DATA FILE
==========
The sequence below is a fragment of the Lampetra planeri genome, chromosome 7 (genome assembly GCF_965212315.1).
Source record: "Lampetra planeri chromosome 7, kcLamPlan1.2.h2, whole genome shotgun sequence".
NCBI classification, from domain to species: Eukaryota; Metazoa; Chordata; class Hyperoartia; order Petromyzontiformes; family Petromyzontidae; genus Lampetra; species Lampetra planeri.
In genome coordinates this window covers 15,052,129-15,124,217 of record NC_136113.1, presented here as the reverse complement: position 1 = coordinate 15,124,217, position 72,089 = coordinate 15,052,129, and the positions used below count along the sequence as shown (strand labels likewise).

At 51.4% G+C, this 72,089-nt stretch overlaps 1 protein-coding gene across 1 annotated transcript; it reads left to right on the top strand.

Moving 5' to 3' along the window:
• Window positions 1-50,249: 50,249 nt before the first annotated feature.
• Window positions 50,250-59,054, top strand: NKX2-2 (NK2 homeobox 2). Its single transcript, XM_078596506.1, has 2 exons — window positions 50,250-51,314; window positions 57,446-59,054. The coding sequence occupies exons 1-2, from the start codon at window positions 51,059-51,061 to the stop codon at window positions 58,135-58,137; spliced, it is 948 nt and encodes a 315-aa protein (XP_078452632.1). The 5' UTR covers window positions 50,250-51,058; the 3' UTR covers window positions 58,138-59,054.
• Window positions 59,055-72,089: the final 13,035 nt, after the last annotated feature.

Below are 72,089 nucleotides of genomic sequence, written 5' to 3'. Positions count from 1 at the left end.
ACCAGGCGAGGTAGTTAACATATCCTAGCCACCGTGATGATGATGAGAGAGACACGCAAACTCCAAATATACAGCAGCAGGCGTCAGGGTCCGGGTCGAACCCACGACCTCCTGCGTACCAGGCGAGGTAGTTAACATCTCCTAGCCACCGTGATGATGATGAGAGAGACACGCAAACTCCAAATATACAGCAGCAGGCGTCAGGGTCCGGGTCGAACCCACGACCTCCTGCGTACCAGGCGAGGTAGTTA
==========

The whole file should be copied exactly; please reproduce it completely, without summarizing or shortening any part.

The sequence below is a fragment of the Lampetra planeri genome, chromosome 7 (genome assembly GCF_965212315.1).
Source record: "Lampetra planeri chromosome 7, kcLamPlan1.2.h2, whole genome shotgun sequence".
NCBI classification, from domain to species: Eukaryota; Metazoa; Chordata; class Hyperoartia; order Petromyzontiformes; family Petromyzontidae; genus Lampetra; species Lampetra planeri.
In genome coordinates this window covers 15,052,129-15,124,217 of record NC_136113.1, presented here as the reverse complement: position 1 = coordinate 15,124,217, position 72,089 = coordinate 15,052,129, and the positions used below count along the sequence as shown (strand labels likewise).

At 51.4% G+C, this 72,089-nt stretch overlaps 1 protein-coding gene across 1 annotated transcript; it reads left to right on the top strand.

Moving 5' to 3' along the window:
• Window positions 1-50,249: 50,249 nt before the first annotated feature.
• Window positions 50,250-59,054, top strand: NKX2-2 (NK2 homeobox 2). Its single transcript, XM_078596506.1, has 2 exons — window positions 50,250-51,314; window positions 57,446-59,054. The coding sequence occupies exons 1-2, from the start codon at window positions 51,059-51,061 to the stop codon at window positions 58,135-58,137; spliced, it is 948 nt and encodes a 315-aa protein (XP_078452632.1). The 5' UTR covers window positions 50,250-51,058; the 3' UTR covers window positions 58,138-59,054.
• Window positions 59,055-72,089: the final 13,035 nt, after the last annotated feature.

Below are 72,089 nucleotides of genomic sequence, written 5' to 3'. Positions count from 1 at the left end.
ACCAGGCGAGGTAGTTAACATATCCTAGCCACCGTGATGATGATGAGAGAGACACGCAAACTCCAAATATACAGCAGCAGGCGTCAGGGTCCGGGTCGAACCCACGACCTCCTGCGTACCAGGCGAGGTAGTTAACATCTCCTAGCCACCGTGATGATGATGAGAGAGACACGCAAACTCCAAATATACAGCAGCAGGCGTCAGGGTCCGGGTCGAACCCACGACCTCCTGCGTACCAGGCGAGGTAGTTA